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Leimert Park Village is Reopening: Councilmember Mark Ridley-Thomas Says “All Hands on Deck”
By Betti Halsell Contributing Writer
Published May 20, 2021

HOPICS has built a relationship with the unsheltered over the last several months which led to 75 people transitioning off the streets. Councilmember Ridley-Thomas with HOPICS Multi-Disciplinary Team. (Photo credit Aurelia Ventura, Office of Councilmemeber Mark Ridley-Thomas)

 

The heritage and culture of Los Angeles flows through the veins of the Leimert Park Village community. Businesses that took root near historic Leimert Boulevard reflect the neighborhood’s progress and elevation.  In this quaint, Black artistic-mecca, comprised mostly of store fronts, restaurants and vendors in South L.A., there is a history pride for the community and culture.

On Monday, May 17, Councilmember Mark Ridley-Thomas illuminated the work happening at the park and surrounding area of the village. He revealed the new improvements that will be taking place. Juneteenth will reintroduce the utilization of the area and also be symbolic to the restoration of the Leimert Park Village legacy.

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“As Councilmember for the 10th District, I am committed to working with local stakeholders to not only celebrate the rich cultural and social legacy of Leimert Park Village but create a future for the village that is safe, clean and welcoming for all members of the community to enjoy,” Ridley-Thomas stated.

The Councilmember invited the L.A. Sentinel to see the process of rejuvenation happening, Ridley-Thomas talked through the steps towards restoration in Leimert Park village as he took strides along the fountain in the plaza. Walking through the gates, workers in hard hats were deconstructing part of the teal-colored barrier, a portion of the gate is coming down for more accessibility to the restroom area.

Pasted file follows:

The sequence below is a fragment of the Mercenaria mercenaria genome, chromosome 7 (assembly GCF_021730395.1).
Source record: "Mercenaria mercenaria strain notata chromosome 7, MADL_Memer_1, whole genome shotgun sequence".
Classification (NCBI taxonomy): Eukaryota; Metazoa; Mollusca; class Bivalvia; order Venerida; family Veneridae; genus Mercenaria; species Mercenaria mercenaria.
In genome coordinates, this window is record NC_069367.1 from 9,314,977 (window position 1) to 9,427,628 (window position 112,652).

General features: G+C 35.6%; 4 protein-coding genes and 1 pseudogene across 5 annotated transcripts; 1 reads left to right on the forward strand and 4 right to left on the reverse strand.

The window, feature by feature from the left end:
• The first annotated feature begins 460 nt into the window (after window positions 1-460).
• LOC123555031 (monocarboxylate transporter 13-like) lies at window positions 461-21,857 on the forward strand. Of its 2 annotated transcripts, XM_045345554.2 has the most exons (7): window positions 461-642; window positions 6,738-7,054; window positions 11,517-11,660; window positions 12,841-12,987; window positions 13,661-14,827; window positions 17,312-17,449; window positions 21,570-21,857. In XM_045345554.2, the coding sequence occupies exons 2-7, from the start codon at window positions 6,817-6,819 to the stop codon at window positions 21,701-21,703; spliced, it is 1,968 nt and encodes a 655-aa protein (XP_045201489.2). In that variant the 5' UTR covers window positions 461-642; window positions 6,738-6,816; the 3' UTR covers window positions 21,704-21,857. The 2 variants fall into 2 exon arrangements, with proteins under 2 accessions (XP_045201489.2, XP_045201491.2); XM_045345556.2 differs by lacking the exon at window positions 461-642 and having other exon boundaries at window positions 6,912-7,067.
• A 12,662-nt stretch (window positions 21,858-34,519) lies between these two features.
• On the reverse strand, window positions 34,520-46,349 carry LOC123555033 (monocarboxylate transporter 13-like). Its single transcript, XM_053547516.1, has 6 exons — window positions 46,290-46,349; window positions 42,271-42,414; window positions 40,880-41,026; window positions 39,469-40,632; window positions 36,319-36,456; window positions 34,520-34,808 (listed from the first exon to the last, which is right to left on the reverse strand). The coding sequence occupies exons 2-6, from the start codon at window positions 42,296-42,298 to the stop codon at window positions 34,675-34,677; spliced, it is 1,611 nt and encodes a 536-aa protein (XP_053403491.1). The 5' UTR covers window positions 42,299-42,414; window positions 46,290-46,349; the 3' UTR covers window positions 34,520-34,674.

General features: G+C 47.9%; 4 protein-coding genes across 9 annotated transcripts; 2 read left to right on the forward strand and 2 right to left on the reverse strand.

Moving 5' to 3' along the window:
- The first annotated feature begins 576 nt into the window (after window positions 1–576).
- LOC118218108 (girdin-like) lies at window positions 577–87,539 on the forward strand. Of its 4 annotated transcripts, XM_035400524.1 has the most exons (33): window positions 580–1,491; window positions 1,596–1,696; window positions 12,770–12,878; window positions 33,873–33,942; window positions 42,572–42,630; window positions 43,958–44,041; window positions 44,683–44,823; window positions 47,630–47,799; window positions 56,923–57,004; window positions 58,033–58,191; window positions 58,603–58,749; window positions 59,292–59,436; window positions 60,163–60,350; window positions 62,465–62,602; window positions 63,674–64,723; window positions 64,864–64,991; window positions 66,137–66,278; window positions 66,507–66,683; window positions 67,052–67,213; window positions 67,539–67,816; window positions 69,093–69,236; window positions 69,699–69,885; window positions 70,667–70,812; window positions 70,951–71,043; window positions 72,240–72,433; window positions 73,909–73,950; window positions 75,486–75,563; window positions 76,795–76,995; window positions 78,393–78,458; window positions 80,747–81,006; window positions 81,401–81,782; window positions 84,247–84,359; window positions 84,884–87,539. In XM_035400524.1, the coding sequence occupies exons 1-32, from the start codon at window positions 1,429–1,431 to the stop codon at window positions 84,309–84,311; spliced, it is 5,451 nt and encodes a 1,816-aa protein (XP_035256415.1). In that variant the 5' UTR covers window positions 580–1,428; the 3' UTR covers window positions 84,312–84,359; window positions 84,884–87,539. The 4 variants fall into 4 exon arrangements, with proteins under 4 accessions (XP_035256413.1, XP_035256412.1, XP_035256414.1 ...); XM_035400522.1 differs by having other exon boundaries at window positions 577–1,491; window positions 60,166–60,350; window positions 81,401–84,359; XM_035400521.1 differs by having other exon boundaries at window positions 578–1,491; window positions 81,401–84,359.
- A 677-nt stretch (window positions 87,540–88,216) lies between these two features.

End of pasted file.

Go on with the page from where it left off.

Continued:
Different parts of Leimert Park Village are undergoing a rehabilitative focus, including the Vision theatre. The mission for the entertainment facility is that it is revived and fully operational by 2022. (Photo credit Aurelia Ventura, Office of Councilmemeber Mark Ridley-Thomas)

Ridley-Thomas walked around the Degnan Blvd. area, looking at the sidewalks and streets, he spoke with passion and concern, conveying the emotion that “this won’t do,” referring to the current condition of the cracked and uneven sidewalks and debris found in the plaza’s parking lot. Ridley-Thomas urged his team working closely on this project, to work with vigor and he noted certain areas of the village that needs more intense care.

The streets will undergo massive improvement, the goal outlined in the statement targets Degnan and 43rd street and looks to implement new 15-foot-wide sidewalks, curbs, and ramps. The rehabilitation will also include the landscape of the trees and the repair of light posts. The goal is to have made a significant difference in infrastructure before the end of this year.

Black-Owned Businesses like Harun Coffee, located 4336-4338 Degnan Blvd., are watching the renovations being made right outside their door-step. According to the vision statement released by Councilmember Ridley-Thomas’ office, Leimert Park Village is a “major tourist destination,” due to the cultural authenticity found in the food, art, entertainment and the communal warmth surrounding the Leimert Park Village.

one can see men in hard hats, deconstructing part of the teal-colored barrier; a portion of the gate is coming down to make it more accessible to the restroom area. (Photo credit Aurelia Ventura, Office of Councilmemeber Mark Ridley-Thomas)

Other updates tied to this community include the new Metro station that will soon be open for public transportation; a rail line connecting Crenshaw to the LAX station is looking to be a groundbreaking step, adding additional benefits to the neighborhoods surrounding the new transportation line.

As a community, Leimert Park Village reflects the evolution of Black people inhabiting this part of Los Angeles. Many of the owners of the store fronts grew up as members of the Leimert Park Community; they now provide opportunity for jobs and revenue recycling back into the neighborhood.   According to the vision statement, “The vast majority of residents in the surrounding area are people of color – almost 80% are Black.”